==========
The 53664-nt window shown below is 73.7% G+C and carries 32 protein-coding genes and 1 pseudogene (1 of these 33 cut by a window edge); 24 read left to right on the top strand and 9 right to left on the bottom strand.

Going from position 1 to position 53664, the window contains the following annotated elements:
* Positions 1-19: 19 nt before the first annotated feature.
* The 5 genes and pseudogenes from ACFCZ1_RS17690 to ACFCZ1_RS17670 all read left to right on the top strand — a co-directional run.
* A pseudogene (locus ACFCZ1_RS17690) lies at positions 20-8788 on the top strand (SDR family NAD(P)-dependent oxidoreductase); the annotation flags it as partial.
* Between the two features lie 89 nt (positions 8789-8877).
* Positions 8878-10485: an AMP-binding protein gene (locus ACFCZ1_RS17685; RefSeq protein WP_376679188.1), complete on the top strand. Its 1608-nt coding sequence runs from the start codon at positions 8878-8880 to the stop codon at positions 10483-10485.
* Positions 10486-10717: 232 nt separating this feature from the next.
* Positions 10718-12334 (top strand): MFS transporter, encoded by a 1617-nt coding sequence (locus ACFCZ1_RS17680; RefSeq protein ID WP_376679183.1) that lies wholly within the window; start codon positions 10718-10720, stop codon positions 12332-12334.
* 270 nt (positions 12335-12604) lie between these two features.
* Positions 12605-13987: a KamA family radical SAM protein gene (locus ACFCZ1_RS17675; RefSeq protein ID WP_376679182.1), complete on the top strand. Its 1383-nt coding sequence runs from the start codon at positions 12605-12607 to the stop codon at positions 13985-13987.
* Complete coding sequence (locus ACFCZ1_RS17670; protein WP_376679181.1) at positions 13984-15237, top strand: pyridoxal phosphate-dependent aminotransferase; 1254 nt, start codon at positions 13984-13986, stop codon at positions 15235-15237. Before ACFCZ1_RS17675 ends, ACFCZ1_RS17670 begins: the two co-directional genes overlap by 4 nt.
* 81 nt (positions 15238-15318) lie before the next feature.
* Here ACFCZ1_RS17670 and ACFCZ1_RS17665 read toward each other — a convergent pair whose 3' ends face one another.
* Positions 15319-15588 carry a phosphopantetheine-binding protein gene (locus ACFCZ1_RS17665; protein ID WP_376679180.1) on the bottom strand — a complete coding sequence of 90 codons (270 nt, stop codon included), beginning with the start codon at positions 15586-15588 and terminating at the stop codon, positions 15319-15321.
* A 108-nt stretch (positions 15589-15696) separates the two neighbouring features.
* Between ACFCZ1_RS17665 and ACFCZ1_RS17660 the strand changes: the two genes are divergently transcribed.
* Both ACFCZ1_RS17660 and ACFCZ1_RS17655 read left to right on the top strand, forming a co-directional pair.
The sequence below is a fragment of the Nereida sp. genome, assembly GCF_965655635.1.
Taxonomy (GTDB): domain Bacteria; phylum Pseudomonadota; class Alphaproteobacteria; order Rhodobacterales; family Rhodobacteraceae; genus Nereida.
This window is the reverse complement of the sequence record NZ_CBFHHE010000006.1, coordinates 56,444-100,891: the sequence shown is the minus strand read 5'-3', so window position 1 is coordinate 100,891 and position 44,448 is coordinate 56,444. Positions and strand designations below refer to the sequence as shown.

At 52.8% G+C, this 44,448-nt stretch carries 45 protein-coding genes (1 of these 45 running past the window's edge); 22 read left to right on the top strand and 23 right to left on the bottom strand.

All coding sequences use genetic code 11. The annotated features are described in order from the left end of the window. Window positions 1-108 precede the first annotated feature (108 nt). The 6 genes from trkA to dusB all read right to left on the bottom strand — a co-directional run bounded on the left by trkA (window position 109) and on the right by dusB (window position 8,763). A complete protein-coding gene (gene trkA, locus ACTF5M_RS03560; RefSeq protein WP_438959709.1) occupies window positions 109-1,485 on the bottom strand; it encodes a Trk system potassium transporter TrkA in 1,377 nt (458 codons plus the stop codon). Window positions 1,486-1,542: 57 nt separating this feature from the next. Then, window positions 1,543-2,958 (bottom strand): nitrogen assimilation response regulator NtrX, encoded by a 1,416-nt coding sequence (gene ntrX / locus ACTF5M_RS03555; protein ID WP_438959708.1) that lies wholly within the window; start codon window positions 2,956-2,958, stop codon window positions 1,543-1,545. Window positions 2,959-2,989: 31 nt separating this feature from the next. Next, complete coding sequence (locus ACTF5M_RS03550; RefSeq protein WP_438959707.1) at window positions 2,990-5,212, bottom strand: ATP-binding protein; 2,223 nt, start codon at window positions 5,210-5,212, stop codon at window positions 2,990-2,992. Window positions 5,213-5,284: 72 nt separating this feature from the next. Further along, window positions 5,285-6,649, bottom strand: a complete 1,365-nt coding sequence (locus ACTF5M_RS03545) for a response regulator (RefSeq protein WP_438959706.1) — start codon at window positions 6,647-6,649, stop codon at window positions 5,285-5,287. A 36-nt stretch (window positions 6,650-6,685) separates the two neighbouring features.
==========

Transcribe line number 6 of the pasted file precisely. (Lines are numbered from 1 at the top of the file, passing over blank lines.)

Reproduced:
* Between the two features lie 89 nt (positions 8789-8877).